Tonic supporter Steve Robson writes about becoming a Mod in the spring of 1979.
Steve Robson on a scooter
My Dad never considered himself a Mod. He was however a teenager growing up in south London in the late 1950s and early 60s. He rode a Lambretta Scooter, wore Italian slim-fitting suits, winklepicker boots, and hung around outside Italian coffee shops. He was obsessed with R&B and Modern Jazz music. Every Saturday he would head into the West End to buy new records and clothes.
“Dad, you were a Mod”, I would say. “No”, he replied, “they came later – people used to call us the Italian boys.”
Italian scooters, Italian clothes, Italian coffee shops – it made sense.
The mid-50s leading into the 60s must have been a great time to be a teenager – plenty of jobs and an explosion of great musical young talent and youth culture!
Teenagers were discovering new things and making them their own. They wanted to be different to their parents. Unlike generations before, who had mostly followed their parents’ dress sense and musical tastes, the teenagers of the 50s and 60s were individuals – they weren’t following a tribe, they were creating one!
It wasn’t until the media picked up on this youth culture in the mid-60s that the label ‘Mod’ was created. To be fair, the word Mod pretty much summed it up. As well as referencing the Modern Jazz that they were listening to in West End clubs, it was a scene all about being new and modern.
Steve’s parents on a Lambretta scooter
By the time the term Mod was being used, my Dad had already settled down to family life, with me on the way, but he most certainly would have been classed as one.
I became a Mod in the spring of 79. As a 14-year-old lad, I managed to sneak into our local cinema to watch the 18-certificate film Alien. In those days, you would have a 20-minute short film before the main feature.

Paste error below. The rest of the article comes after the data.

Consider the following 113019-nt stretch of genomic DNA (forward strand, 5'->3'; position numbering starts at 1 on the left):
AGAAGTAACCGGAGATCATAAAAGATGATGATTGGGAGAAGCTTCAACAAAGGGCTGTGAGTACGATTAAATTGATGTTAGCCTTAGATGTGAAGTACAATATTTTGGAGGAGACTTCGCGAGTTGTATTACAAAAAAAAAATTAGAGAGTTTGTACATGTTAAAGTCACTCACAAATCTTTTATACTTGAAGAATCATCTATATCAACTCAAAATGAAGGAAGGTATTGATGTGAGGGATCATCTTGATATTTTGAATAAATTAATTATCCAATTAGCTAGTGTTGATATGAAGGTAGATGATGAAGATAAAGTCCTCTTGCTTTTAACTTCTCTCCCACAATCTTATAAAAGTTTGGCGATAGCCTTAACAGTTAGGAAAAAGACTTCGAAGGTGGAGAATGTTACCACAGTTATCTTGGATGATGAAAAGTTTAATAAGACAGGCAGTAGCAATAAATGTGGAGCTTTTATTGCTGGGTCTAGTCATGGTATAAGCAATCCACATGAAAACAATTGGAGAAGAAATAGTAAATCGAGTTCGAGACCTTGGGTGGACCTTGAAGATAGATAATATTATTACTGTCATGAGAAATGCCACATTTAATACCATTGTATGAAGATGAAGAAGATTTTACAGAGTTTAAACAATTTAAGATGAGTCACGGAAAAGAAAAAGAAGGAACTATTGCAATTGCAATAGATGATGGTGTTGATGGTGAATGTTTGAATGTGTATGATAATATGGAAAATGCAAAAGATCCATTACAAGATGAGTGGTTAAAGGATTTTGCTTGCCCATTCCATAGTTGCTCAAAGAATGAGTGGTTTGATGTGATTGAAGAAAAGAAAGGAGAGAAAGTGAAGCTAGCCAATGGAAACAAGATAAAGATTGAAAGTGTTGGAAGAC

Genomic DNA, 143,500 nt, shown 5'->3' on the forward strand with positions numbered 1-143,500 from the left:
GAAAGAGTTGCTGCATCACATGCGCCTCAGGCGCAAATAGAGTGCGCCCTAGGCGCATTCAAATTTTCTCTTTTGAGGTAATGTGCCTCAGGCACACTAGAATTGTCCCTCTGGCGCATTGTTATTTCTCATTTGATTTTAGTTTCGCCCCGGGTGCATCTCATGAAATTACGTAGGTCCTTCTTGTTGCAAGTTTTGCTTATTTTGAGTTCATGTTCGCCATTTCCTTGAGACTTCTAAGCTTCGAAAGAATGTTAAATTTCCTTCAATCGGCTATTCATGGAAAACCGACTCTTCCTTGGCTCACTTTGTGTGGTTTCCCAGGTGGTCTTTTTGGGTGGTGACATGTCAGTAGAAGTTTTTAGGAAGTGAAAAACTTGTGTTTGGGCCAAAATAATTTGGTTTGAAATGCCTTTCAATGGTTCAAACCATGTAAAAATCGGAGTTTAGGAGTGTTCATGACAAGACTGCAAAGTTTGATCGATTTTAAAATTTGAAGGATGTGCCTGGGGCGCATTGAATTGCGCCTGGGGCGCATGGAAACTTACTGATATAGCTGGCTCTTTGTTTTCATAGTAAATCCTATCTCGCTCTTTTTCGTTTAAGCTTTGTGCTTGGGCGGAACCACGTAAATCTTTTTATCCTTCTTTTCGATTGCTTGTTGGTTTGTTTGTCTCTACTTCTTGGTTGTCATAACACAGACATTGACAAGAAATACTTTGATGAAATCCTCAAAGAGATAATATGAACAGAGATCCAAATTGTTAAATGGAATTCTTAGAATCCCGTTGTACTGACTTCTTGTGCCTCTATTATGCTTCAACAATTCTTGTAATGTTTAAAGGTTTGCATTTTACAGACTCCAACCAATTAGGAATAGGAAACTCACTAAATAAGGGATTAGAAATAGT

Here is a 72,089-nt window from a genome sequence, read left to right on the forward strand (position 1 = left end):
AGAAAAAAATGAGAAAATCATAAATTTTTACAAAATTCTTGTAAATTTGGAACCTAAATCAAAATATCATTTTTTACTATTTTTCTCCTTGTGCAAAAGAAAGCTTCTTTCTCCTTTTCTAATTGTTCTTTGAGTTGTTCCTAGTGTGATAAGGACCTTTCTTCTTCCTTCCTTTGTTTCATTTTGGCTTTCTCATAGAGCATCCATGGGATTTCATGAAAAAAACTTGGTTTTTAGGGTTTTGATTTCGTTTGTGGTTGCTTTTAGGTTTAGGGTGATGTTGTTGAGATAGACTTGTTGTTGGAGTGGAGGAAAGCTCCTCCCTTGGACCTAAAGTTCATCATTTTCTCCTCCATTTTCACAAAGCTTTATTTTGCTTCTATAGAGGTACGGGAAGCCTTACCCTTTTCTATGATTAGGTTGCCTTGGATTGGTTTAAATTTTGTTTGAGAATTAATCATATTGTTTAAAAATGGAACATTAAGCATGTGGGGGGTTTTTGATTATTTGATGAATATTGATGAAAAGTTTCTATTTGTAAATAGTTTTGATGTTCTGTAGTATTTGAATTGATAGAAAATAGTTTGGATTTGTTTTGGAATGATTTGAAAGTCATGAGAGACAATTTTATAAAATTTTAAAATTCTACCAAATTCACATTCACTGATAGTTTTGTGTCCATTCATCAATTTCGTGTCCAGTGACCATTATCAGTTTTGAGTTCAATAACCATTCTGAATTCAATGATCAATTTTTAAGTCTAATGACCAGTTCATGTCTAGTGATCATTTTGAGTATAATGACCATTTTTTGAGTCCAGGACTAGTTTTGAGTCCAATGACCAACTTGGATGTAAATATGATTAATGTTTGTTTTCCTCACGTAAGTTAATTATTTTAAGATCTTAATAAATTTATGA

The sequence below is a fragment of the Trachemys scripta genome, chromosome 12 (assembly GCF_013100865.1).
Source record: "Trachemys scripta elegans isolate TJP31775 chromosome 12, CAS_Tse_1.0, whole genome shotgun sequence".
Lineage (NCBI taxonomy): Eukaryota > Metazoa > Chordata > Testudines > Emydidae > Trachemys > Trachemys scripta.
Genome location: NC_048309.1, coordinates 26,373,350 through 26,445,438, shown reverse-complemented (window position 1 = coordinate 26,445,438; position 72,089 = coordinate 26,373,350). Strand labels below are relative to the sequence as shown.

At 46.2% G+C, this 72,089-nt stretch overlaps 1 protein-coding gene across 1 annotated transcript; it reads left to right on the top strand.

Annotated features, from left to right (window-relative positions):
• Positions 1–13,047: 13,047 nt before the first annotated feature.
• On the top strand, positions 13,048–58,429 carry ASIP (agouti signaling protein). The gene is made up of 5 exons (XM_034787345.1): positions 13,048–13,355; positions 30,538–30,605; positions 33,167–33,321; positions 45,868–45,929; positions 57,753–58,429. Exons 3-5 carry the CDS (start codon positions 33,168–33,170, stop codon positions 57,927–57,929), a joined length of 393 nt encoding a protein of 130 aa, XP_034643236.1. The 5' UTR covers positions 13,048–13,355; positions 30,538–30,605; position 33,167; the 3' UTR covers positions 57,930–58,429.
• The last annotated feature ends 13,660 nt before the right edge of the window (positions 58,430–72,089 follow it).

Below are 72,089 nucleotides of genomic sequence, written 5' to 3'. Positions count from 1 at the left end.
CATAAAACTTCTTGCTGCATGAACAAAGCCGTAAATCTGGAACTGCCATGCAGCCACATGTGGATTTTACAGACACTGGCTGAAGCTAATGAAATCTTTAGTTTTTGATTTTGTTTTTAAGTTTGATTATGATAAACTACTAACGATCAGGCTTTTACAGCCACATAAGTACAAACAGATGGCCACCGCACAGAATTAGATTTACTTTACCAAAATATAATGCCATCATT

The short film for that screening was called “Stepping Out”. It followed a young Mod revival band called The Merton Parkas. They bought the clothes, picked up the scooters and headed to Carnaby Street, meeting up with many other London faces. I loved it – the music, the clothes, the scooters, and the sheer sense of excitement and energy these guys had for the new Mod scene.
I never got to see Alien, having been asked to leave by an eagle-eyed usher, but I wasn’t bothered. I was excited about discovering the new Mod subculture, and then, in the foyer, I spotted a film poster for “Quadrophenia” with all the cast lined up in their Mod gear.
I stared at the poster for at least 10 minutes, studying all of the details – the slim suits, the desert boots, the Parkas, the skinny ties – this was Mod education – I couldn’t Google ‘Mod’ when I got home, so I had to remember it all.
That was it – the start of my Mod journey. The next day at school I turned up wearing my school tie with the skinny end at the front and the wide bit tucked under my shirt. “Why are you wearing your tie like that?”, my mates and a few disproving teachers asked. “Because I am a Mod”, I would defiantly say.
By the end of the week, there were four of us wearing our ties skinny side up, and this was before Quadrophenia had even been released!
I would read the weekly music papers NME, Sounds and Melody Maker to find out about the latest Mod releases. I loved looking through the classifieds for rarities and original releases of The Who, Small Faces, The Kinks and The Jam, even though my paper round pay wouldn’t stretch anywhere near buying one of them.
We had one decent record shop in my hometown – Ryde on the Isle of Wight – and there was also an underground market in the cellar of an old Victorian shopping arcade with a brilliant record stall, selling both new and used records. Most of the bands that became the soundtrack to my life were found on this stall, many of them chosen because they seem to be wearing the right clothes on the artwork.
I became fanatical about bands like The Chords, Purple Hearts, Secret Affair and, of course, The Jam. I bought all of the singles, 2 or 3 a week, and then I started a job clearing a graveyard for a local church. It was my job to clear 10-foot brambles – nasty work – but it meant that I could afford albums!
The Jam’s “In the City” and “All Mod Cons”, The Who’s “My Generation” – original 1965 copy found on the market stall – and “Quadrophenia”, were the first ones to get well-worn on my turntable.
I enjoyed nothing more than lying on my bed listening to my music, staring at the Mod clippings plastered on my walls, dreaming of one day going to a gig.
That day came on 5th November 1980, when my mum finally agreed I could travel with a friend on The Jam fan club coach from Portsmouth to Brighton to see them perform at the Brighton Conference Centre... aged 15, I was about to have one of my best nights of my life...